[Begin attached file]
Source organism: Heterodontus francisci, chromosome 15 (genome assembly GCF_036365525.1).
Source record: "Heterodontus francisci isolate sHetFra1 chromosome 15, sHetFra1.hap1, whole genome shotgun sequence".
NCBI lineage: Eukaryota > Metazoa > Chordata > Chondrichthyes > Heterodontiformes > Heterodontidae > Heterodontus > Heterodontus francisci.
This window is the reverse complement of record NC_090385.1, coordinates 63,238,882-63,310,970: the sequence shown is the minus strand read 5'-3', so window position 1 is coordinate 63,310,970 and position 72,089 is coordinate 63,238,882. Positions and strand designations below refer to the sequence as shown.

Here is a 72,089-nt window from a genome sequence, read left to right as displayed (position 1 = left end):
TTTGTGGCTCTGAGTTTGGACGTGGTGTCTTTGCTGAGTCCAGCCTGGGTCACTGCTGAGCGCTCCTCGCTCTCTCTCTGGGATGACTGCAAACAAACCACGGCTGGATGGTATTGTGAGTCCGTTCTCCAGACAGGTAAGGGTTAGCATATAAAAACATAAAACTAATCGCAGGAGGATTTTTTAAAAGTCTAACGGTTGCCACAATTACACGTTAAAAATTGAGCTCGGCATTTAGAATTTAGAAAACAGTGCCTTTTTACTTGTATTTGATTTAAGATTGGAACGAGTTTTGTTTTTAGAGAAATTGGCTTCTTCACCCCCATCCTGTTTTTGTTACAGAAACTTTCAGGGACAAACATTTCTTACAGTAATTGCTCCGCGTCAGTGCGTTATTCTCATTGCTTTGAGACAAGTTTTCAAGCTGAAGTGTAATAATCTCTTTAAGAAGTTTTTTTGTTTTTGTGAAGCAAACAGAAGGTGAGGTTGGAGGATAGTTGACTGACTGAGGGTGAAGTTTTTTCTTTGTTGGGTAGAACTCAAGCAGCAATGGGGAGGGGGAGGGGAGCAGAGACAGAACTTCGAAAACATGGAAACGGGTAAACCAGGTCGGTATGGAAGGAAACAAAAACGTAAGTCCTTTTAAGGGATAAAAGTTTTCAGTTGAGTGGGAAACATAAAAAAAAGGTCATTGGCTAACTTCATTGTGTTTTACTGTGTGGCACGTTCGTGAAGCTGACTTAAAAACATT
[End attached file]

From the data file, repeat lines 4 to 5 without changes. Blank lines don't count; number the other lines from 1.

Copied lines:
This window is the reverse complement of record NC_090385.1, coordinates 63,238,882-63,310,970: the sequence shown is the minus strand read 5'-3', so window position 1 is coordinate 63,310,970 and position 72,089 is coordinate 63,238,882. Positions and strand designations below refer to the sequence as shown.

Here is a 72,089-nt window from a genome sequence, read left to right as displayed (position 1 = left end):